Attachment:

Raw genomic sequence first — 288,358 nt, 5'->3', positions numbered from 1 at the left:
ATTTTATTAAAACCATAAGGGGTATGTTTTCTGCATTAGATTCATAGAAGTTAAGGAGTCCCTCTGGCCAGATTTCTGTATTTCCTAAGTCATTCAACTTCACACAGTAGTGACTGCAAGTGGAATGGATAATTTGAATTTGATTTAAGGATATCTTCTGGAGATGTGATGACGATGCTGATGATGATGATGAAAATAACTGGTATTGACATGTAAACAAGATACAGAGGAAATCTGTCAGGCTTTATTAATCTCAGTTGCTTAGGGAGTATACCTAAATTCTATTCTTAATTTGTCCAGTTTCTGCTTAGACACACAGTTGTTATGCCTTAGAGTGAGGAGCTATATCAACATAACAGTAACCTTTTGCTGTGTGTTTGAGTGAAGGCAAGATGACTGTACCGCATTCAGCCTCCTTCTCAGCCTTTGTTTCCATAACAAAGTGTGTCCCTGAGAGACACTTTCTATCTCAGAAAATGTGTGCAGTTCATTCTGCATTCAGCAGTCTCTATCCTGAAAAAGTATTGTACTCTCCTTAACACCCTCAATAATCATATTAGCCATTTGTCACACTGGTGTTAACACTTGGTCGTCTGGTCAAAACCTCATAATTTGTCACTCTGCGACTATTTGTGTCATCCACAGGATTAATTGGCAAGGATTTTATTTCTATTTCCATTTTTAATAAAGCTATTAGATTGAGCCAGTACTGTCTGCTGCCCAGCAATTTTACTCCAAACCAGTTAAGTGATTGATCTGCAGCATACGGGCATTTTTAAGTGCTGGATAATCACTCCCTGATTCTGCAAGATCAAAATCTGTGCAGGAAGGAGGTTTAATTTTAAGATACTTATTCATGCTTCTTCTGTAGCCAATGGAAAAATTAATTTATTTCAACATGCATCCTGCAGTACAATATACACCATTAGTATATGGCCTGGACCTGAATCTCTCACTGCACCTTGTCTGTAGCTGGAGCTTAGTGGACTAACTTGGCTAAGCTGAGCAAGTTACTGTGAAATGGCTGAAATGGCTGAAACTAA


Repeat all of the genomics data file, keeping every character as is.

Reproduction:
Raw genomic sequence first — 288,358 nt, 5'->3', positions numbered from 1 at the left:
ATTTTATTAAAACCATAAGGGGTATGTTTTCTGCATTAGATTCATAGAAGTTAAGGAGTCCCTCTGGCCAGATTTCTGTATTTCCTAAGTCATTCAACTTCACACAGTAGTGACTGCAAGTGGAATGGATAATTTGAATTTGATTTAAGGATATCTTCTGGAGATGTGATGACGATGCTGATGATGATGATGAAAATAACTGGTATTGACATGTAAACAAGATACAGAGGAAATCTGTCAGGCTTTATTAATCTCAGTTGCTTAGGGAGTATACCTAAATTCTATTCTTAATTTGTCCAGTTTCTGCTTAGACACACAGTTGTTATGCCTTAGAGTGAGGAGCTATATCAACATAACAGTAACCTTTTGCTGTGTGTTTGAGTGAAGGCAAGATGACTGTACCGCATTCAGCCTCCTTCTCAGCCTTTGTTTCCATAACAAAGTGTGTCCCTGAGAGACACTTTCTATCTCAGAAAATGTGTGCAGTTCATTCTGCATTCAGCAGTCTCTATCCTGAAAAAGTATTGTACTCTCCTTAACACCCTCAATAATCATATTAGCCATTTGTCACACTGGTGTTAACACTTGGTCGTCTGGTCAAAACCTCATAATTTGTCACTCTGCGACTATTTGTGTCATCCACAGGATTAATTGGCAAGGATTTTATTTCTATTTCCATTTTTAATAAAGCTATTAGATTGAGCCAGTACTGTCTGCTGCCCAGCAATTTTACTCCAAACCAGTTAAGTGATTGATCTGCAGCATACGGGCATTTTTAAGTGCTGGATAATCACTCCCTGATTCTGCAAGATCAAAATCTGTGCAGGAAGGAGGTTTAATTTTAAGATACTTATTCATGCTTCTTCTGTAGCCAATGGAAAAATTAATTTATTTCAACATGCATCCTGCAGTACAATATACACCATTAGTATATGGCCTGGACCTGAATCTCTCACTGCACCTTGTCTGTAGCTGGAGCTTAGTGGACTAACTTGGCTAAGCTGAGCAAGTTACTGTGAAATGGCTGAAATGGCTGAAACTAA